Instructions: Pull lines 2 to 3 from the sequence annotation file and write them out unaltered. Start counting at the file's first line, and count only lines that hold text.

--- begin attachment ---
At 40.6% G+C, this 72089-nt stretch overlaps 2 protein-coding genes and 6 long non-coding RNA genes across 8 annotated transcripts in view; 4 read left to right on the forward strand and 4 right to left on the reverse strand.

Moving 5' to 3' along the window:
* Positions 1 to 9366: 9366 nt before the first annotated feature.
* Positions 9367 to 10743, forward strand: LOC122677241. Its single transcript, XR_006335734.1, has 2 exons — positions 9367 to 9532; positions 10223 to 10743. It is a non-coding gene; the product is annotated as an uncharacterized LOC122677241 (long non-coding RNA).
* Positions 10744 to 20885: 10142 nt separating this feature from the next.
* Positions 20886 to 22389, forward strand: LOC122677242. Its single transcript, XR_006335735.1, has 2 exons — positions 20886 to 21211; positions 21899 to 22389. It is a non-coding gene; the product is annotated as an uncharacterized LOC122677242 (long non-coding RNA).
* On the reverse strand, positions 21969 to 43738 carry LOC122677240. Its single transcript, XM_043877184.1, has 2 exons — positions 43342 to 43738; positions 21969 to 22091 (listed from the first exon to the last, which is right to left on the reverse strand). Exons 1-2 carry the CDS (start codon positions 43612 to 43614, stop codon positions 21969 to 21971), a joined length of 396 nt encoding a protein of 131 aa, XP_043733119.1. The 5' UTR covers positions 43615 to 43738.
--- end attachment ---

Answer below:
Moving 5' to 3' along the window:
* Positions 1 to 9366: 9366 nt before the first annotated feature.